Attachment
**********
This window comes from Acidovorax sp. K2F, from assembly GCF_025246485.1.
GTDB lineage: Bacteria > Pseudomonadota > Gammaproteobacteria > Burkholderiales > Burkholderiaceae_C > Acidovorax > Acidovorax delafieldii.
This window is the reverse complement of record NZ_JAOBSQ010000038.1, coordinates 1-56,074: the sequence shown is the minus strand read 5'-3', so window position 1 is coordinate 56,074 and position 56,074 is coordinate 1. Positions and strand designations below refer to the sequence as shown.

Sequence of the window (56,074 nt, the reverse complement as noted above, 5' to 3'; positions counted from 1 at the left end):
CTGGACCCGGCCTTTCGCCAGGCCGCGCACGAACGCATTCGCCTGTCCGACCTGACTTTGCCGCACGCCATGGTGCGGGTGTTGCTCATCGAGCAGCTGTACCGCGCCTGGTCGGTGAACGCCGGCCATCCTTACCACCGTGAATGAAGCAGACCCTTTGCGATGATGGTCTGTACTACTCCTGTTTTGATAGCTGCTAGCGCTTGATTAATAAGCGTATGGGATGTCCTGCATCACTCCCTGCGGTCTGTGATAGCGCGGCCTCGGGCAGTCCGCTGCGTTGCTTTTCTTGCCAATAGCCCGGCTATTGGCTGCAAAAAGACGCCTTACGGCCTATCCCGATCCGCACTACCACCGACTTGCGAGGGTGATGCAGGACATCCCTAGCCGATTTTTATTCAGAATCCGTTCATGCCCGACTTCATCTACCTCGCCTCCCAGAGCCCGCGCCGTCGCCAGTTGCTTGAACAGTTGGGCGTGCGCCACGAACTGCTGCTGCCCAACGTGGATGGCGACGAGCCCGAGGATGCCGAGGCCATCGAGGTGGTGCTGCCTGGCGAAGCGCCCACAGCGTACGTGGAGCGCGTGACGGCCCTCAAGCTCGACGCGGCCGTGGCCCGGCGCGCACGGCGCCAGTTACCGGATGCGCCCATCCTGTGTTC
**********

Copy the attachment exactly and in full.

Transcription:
This window comes from Acidovorax sp. K2F, from assembly GCF_025246485.1.
GTDB lineage: Bacteria > Pseudomonadota > Gammaproteobacteria > Burkholderiales > Burkholderiaceae_C > Acidovorax > Acidovorax delafieldii.
This window is the reverse complement of record NZ_JAOBSQ010000038.1, coordinates 1-56,074: the sequence shown is the minus strand read 5'-3', so window position 1 is coordinate 56,074 and position 56,074 is coordinate 1. Positions and strand designations below refer to the sequence as shown.

Sequence of the window (56,074 nt, the reverse complement as noted above, 5' to 3'; positions counted from 1 at the left end):
CTGGACCCGGCCTTTCGCCAGGCCGCGCACGAACGCATTCGCCTGTCCGACCTGACTTTGCCGCACGCCATGGTGCGGGTGTTGCTCATCGAGCAGCTGTACCGCGCCTGGTCGGTGAACGCCGGCCATCCTTACCACCGTGAATGAAGCAGACCCTTTGCGATGATGGTCTGTACTACTCCTGTTTTGATAGCTGCTAGCGCTTGATTAATAAGCGTATGGGATGTCCTGCATCACTCCCTGCGGTCTGTGATAGCGCGGCCTCGGGCAGTCCGCTGCGTTGCTTTTCTTGCCAATAGCCCGGCTATTGGCTGCAAAAAGACGCCTTACGGCCTATCCCGATCCGCACTACCACCGACTTGCGAGGGTGATGCAGGACATCCCTAGCCGATTTTTATTCAGAATCCGTTCATGCCCGACTTCATCTACCTCGCCTCCCAGAGCCCGCGCCGTCGCCAGTTGCTTGAACAGTTGGGCGTGCGCCACGAACTGCTGCTGCCCAACGTGGATGGCGACGAGCCCGAGGATGCCGAGGCCATCGAGGTGGTGCTGCCTGGCGAAGCGCCCACAGCGTACGTGGAGCGCGTGACGGCCCTCAAGCTCGACGCGGCCGTGGCCCGGCGCGCACGGCGCCAGTTACCGGATGCGCCCATCCTGTGTTC